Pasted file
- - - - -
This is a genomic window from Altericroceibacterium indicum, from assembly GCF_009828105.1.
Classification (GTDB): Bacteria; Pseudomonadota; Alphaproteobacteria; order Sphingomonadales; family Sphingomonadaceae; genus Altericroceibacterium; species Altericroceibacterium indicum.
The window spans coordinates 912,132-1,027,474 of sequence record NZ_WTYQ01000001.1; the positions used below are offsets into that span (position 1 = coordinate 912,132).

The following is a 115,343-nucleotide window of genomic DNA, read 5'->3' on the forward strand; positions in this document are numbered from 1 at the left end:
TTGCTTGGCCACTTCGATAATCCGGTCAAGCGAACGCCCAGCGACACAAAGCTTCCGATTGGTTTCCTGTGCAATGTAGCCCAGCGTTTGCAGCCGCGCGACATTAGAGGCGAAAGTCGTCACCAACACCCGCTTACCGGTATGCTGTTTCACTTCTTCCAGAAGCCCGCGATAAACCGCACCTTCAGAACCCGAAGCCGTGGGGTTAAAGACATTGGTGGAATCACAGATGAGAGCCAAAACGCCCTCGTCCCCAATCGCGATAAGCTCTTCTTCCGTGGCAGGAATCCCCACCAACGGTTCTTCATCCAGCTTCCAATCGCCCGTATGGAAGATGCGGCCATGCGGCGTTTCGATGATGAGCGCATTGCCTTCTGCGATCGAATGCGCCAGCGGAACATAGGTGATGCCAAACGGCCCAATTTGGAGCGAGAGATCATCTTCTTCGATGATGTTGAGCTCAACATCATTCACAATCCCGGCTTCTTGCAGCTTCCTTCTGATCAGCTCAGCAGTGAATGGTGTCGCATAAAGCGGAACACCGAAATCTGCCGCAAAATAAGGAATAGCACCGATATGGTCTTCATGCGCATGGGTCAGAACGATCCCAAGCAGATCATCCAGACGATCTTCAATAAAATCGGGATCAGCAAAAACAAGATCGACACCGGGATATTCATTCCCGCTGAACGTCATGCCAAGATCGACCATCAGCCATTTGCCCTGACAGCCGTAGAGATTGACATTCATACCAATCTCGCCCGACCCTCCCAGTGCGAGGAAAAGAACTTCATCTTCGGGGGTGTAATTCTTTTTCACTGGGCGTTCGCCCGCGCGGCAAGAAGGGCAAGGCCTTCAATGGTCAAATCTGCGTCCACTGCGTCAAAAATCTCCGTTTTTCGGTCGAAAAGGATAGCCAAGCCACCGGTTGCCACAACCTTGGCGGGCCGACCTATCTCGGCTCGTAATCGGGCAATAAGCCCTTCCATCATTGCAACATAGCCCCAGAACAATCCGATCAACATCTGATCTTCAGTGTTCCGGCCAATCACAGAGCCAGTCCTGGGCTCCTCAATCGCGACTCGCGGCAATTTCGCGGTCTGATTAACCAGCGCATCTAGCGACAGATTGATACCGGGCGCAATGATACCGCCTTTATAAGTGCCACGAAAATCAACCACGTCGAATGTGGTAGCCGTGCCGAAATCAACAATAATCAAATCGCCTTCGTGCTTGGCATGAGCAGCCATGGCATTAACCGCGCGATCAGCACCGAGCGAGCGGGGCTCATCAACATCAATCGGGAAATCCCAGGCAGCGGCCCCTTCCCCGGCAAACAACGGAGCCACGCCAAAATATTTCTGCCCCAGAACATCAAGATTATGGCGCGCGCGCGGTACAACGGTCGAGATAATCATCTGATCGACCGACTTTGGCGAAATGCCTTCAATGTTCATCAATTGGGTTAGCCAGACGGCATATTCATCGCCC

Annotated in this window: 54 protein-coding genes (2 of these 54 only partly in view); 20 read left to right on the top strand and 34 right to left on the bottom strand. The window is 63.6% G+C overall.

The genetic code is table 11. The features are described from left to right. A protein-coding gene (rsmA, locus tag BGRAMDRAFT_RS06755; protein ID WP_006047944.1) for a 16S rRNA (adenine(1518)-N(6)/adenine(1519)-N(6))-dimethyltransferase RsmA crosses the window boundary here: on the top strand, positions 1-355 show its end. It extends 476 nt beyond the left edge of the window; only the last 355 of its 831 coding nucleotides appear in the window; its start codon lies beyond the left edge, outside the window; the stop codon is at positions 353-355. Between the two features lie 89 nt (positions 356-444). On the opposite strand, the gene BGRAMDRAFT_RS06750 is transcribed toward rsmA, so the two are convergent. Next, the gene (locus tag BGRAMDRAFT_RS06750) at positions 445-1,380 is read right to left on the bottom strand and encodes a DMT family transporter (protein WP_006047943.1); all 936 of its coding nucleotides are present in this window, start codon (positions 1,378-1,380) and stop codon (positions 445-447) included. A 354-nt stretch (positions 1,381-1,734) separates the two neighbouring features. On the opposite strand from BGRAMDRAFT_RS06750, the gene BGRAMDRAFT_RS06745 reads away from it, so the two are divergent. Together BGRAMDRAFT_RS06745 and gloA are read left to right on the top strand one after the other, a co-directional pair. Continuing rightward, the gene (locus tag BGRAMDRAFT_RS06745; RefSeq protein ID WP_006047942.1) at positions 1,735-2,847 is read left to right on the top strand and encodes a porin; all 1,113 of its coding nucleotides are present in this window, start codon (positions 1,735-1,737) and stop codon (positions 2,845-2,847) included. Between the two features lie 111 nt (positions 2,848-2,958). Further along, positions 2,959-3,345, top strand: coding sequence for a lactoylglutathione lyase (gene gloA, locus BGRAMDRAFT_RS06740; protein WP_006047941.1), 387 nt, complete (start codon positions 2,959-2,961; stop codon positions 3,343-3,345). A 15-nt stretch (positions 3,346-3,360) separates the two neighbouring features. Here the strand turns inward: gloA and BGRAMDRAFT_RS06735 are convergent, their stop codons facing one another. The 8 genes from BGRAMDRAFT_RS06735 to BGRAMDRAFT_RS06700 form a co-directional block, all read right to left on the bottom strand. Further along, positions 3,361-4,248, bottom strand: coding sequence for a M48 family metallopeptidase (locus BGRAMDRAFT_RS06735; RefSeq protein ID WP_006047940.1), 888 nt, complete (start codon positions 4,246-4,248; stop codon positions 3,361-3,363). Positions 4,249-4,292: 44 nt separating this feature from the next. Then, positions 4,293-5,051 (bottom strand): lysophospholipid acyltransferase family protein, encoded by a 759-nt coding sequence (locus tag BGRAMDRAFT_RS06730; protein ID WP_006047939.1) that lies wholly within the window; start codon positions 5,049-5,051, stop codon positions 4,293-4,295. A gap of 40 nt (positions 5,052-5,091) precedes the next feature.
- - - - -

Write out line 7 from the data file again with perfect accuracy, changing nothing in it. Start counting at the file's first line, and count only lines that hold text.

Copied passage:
The genetic code is table 11. The features are described from left to right. A protein-coding gene (rsmA, locus tag BGRAMDRAFT_RS06755; protein ID WP_006047944.1) for a 16S rRNA (adenine(1518)-N(6)/adenine(1519)-N(6))-dimethyltransferase RsmA crosses the window boundary here: on the top strand, positions 1-355 show its end. It extends 476 nt beyond the left edge of the window; only the last 355 of its 831 coding nucleotides appear in the window; its start codon lies beyond the left edge, outside the window; the stop codon is at positions 353-355. Between the two features lie 89 nt (positions 356-444). On the opposite strand, the gene BGRAMDRAFT_RS06750 is transcribed toward rsmA, so the two are convergent. Next, the gene (locus tag BGRAMDRAFT_RS06750) at positions 445-1,380 is read right to left on the bottom strand and encodes a DMT family transporter (protein WP_006047943.1); all 936 of its coding nucleotides are present in this window, start codon (positions 1,378-1,380) and stop codon (positions 445-447) included. A 354-nt stretch (positions 1,381-1,734) separates the two neighbouring features. On the opposite strand from BGRAMDRAFT_RS06750, the gene BGRAMDRAFT_RS06745 reads away from it, so the two are divergent. Together BGRAMDRAFT_RS06745 and gloA are read left to right on the top strand one after the other, a co-directional pair. Continuing rightward, the gene (locus tag BGRAMDRAFT_RS06745; RefSeq protein ID WP_006047942.1) at positions 1,735-2,847 is read left to right on the top strand and encodes a porin; all 1,113 of its coding nucleotides are present in this window, start codon (positions 1,735-1,737) and stop codon (positions 2,845-2,847) included. Between the two features lie 111 nt (positions 2,848-2,958). Further along, positions 2,959-3,345, top strand: coding sequence for a lactoylglutathione lyase (gene gloA, locus BGRAMDRAFT_RS06740; protein WP_006047941.1), 387 nt, complete (start codon positions 2,959-2,961; stop codon positions 3,343-3,345). A 15-nt stretch (positions 3,346-3,360) separates the two neighbouring features. Here the strand turns inward: gloA and BGRAMDRAFT_RS06735 are convergent, their stop codons facing one another. The 8 genes from BGRAMDRAFT_RS06735 to BGRAMDRAFT_RS06700 form a co-directional block, all read right to left on the bottom strand. Further along, positions 3,361-4,248, bottom strand: coding sequence for a M48 family metallopeptidase (locus BGRAMDRAFT_RS06735; RefSeq protein ID WP_006047940.1), 888 nt, complete (start codon positions 4,246-4,248; stop codon positions 3,361-3,363). Positions 4,249-4,292: 44 nt separating this feature from the next. Then, positions 4,293-5,051 (bottom strand): lysophospholipid acyltransferase family protein, encoded by a 759-nt coding sequence (locus tag BGRAMDRAFT_RS06730; protein ID WP_006047939.1) that lies wholly within the window; start codon positions 5,049-5,051, stop codon positions 4,293-4,295. A gap of 40 nt (positions 5,052-5,091) precedes the next feature.